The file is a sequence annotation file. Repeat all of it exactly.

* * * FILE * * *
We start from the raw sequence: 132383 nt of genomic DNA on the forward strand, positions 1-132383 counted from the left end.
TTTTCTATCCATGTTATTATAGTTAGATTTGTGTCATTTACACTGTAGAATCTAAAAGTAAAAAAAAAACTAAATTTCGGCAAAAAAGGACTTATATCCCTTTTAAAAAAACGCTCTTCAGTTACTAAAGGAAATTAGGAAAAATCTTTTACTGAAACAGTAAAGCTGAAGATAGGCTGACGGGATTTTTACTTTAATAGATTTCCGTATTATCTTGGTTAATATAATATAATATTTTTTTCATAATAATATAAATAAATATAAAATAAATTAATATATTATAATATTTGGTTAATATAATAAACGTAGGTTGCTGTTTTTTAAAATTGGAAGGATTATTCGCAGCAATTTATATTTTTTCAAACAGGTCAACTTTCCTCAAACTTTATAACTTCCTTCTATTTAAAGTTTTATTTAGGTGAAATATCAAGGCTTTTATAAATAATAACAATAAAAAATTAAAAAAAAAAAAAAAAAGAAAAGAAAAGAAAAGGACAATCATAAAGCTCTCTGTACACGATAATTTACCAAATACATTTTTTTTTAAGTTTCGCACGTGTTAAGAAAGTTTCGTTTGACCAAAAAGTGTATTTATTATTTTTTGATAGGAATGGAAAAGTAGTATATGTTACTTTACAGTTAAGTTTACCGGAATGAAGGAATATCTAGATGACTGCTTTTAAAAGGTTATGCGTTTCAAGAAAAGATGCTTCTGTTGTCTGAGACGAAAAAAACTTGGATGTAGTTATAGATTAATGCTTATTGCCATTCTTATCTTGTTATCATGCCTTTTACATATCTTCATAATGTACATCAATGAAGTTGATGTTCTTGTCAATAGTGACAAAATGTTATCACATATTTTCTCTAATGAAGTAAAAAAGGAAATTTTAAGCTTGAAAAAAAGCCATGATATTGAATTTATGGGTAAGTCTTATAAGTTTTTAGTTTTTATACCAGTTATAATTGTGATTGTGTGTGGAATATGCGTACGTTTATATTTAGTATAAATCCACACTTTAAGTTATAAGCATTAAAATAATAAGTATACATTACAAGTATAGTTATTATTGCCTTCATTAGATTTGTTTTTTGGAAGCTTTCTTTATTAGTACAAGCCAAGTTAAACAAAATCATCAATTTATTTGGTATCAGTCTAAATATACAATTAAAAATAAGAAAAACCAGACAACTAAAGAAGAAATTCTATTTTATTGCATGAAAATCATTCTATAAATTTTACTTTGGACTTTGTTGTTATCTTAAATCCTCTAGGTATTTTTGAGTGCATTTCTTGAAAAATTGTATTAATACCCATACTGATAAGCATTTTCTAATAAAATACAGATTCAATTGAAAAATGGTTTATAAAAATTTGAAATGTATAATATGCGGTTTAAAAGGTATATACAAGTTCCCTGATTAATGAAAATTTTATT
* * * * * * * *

We start from the raw sequence: 132383 nt of genomic DNA on the forward strand, positions 1-132383 counted from the left end.
TTTTCTATCCATGTTATTATAGTTAGATTTGTGTCATTTACACTGTAGAATCTAAAAGTAAAAAAAAAACTAAATTTCGGCAAAAAAGGACTTATATCCCTTTTAAAAAAACGCTCTTCAGTTACTAAAGGAAATTAGGAAAAATCTTTTACTGAAACAGTAAAGCTGAAGATAGGCTGACGGGATTTTTACTTTAATAGATTTCCGTATTATCTTGGTTAATATAATATAATATTTTTTTCATAATAATATAAATAAATATAAAATAAATTAATATATTATAATATTTGGTTAATATAATAAACGTAGGTTGCTGTTTTTTAAAATTGGAAGGATTATTCGCAGCAATTTATATTTTTTCAAACAGGTCAACTTTCCTCAAACTTTATAACTTCCTTCTATTTAAAGTTTTATTTAGGTGAAATATCAAGGCTTTTATAAATAATAACAATAAAAAATTAAAAAAAAAAAAAAAAAGAAAAGAAAAGAAAAGGACAATCATAAAGCTCTCTGTACACGATAATTTACCAAATACATTTTTTTTTAAGTTTCGCACGTGTTAAGAAAGTTTCGTTTGACCAAAAAGTGTATTTATTATTTTTTGATAGGAATGGAAAAGTAGTATATGTTACTTTACAGTTAAGTTTACCGGAATGAAGGAATATCTAGATGACTGCTTTTAAAAGGTTATGCGTTTCAAGAAAAGATGCTTCTGTTGTCTGAGACGAAAAAAACTTGGATGTAGTTATAGATTAATGCTTATTGCCATTCTTATCTTGTTATCATGCCTTTTACATATCTTCATAATGTACATCAATGAAGTTGATGTTCTTGTCAATAGTGACAAAATGTTATCACATATTTTCTCTAATGAAGTAAAAAAGGAAATTTTAAGCTTGAAAAAAAGCCATGATATTGAATTTATGGGTAAGTCTTATAAGTTTTTAGTTTTTATACCAGTTATAATTGTGATTGTGTGTGGAATATGCGTACGTTTATATTTAGTATAAATCCACACTTTAAGTTATAAGCATTAAAATAATAAGTATACATTACAAGTATAGTTATTATTGCCTTCATTAGATTTGTTTTTTGGAAGCTTTCTTTATTAGTACAAGCCAAGTTAAACAAAATCATCAATTTATTTGGTATCAGTCTAAATATACAATTAAAAATAAGAAAAACCAGACAACTAAAGAAGAAATTCTATTTTATTGCATGAAAATCATTCTATAAATTTTACTTTGGACTTTGTTGTTATCTTAAATCCTCTAGGTATTTTTGAGTGCATTTCTTGAAAAATTGTATTAATACCCATACTGATAAGCATTTTCTAATAAAATACAGATTCAATTGAAAAATGGTTTATAAAAATTTGAAATGTATAATATGCGGTTTAAAAGGTATATACAAGTTCCCTGATTAATGAAAATTTTATT